Mechanisms underlying methamphetamine-related dental disease.

J Am Dent Assoc. 2017 Apr 27. pii: S0002-8177(17)30206-4. doi: 10.1016/j.adaj.2017.02.054. [Epub ahead of print]


The authors clarified the causal mechanisms underlying the high prevalence of dental disease encountered in people who habitually use methamphetamine (meth).


Using a stratified sampling approach, the authors conducted comprehensive oral examinations and psychosocial assessments for 571 study participants who used meth. Three calibrated dentists, who used National Health and Nutrition Examination Survey (NHANES) protocols, characterized the study participants' dental disease. The authors also collected data related to study participants' history of meth use and other attributes linked to dental disease.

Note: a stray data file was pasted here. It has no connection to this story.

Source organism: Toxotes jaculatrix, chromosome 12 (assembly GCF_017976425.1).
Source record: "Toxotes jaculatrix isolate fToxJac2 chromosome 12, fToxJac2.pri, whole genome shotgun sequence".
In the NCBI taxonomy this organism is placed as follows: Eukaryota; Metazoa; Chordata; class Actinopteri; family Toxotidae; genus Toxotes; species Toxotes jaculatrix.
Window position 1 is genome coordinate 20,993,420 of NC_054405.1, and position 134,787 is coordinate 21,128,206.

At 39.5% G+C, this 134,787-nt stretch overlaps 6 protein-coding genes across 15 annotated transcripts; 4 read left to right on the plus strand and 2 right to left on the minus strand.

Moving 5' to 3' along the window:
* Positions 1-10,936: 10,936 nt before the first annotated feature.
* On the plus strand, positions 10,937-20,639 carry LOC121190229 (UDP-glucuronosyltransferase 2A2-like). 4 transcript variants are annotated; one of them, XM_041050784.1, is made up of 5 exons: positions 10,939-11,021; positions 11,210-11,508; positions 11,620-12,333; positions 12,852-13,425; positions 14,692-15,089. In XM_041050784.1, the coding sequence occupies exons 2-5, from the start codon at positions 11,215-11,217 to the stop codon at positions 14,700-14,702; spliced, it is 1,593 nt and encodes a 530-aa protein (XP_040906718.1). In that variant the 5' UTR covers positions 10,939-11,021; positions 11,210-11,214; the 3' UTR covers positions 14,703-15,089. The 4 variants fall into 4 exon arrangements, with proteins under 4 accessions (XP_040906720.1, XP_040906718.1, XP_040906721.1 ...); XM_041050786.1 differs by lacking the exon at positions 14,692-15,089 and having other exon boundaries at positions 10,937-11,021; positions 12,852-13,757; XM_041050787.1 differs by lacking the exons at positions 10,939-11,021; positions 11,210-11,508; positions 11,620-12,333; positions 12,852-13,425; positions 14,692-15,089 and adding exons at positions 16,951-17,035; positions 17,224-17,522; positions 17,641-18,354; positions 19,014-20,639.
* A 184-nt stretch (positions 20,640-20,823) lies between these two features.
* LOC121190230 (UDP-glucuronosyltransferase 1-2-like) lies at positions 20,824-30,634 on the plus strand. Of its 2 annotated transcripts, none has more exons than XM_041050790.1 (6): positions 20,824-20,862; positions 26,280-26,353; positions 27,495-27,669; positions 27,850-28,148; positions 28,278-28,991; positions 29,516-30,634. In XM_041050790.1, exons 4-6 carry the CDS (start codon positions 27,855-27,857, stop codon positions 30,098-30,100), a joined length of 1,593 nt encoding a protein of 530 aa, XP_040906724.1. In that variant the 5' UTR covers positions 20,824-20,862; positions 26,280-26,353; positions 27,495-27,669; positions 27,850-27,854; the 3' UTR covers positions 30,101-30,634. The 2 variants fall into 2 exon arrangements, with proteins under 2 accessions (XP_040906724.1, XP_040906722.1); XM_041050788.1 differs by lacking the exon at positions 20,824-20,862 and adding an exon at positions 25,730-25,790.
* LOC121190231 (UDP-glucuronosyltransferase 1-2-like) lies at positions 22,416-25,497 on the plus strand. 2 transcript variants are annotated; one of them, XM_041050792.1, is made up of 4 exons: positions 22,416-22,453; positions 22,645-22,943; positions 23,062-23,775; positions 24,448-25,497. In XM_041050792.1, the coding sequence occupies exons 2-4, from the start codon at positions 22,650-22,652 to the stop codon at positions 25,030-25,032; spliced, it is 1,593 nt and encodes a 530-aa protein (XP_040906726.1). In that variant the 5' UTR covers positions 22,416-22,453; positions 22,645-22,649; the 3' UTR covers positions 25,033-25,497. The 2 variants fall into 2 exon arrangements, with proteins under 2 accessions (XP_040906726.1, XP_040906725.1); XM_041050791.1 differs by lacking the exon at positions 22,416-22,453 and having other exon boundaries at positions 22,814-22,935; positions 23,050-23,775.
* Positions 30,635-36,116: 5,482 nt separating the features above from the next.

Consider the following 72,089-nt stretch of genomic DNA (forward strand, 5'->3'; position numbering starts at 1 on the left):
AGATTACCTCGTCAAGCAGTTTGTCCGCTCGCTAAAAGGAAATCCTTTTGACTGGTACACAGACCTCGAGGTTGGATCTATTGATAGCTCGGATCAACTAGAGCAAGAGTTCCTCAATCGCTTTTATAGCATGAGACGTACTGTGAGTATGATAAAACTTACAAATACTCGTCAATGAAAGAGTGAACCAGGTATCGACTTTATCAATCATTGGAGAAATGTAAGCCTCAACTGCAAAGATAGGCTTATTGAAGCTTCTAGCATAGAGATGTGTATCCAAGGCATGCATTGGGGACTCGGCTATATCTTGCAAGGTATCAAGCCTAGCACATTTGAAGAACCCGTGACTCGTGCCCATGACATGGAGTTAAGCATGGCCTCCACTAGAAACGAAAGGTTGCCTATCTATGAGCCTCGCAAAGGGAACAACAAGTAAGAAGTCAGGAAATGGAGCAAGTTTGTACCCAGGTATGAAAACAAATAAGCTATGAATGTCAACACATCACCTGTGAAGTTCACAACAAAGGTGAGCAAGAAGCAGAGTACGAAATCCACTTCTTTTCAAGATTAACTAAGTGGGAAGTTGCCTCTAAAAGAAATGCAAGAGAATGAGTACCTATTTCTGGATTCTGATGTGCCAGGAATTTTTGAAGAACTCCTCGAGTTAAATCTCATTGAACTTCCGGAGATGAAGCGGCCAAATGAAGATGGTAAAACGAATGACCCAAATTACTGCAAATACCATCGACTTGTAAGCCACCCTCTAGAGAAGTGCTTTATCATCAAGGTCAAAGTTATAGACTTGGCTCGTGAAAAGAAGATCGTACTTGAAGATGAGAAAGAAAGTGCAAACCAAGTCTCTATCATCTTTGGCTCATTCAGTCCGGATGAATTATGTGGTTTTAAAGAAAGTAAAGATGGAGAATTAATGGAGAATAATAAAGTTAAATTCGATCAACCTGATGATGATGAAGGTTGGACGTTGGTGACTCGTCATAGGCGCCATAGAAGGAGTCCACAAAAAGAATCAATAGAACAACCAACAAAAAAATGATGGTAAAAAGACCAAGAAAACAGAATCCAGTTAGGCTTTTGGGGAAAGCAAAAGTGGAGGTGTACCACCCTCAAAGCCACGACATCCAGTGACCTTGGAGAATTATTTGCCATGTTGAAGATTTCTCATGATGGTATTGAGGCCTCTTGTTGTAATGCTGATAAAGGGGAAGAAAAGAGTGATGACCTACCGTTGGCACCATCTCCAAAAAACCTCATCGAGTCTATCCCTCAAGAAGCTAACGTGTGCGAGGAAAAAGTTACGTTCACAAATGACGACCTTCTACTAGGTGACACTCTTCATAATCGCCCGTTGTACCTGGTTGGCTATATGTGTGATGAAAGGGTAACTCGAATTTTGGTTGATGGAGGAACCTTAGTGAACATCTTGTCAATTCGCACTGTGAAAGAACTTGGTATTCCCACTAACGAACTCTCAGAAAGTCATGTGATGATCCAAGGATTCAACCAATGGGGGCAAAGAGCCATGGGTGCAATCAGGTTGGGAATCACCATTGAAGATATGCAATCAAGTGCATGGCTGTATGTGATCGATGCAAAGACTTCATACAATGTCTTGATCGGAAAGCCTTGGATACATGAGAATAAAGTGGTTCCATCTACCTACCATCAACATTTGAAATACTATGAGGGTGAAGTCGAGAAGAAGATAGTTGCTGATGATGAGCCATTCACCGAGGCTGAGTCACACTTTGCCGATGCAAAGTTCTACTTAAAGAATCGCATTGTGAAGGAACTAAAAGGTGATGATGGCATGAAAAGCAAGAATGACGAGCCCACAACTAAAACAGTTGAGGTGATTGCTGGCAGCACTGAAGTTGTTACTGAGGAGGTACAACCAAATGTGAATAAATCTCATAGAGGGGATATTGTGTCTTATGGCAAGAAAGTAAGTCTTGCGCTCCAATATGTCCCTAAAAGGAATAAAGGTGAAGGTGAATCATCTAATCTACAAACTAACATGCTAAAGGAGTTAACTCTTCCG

Study participants who used meth manifested higher rates of xerostomia and caries experience compared with NHANES control participants. Participants who used meth had a higher level of daily consumption of sugary beverages compared with NHANES control participants. Smoking meth did not increase caries experience over other modes of intake. Dental hygiene was a significant determinant of dental health outcomes.


Mode of intake and frequency of meth use have a minimal impact on dental health outcomes. Behaviors, such as sugary beverage consumption and poor oral hygiene, better explain dental health outcomes.


Having a better understanding of the causal mechanisms of "meth mouth" sets the stage for clinicians to provide more personalized interventions and management of dental disease in people who use meth.


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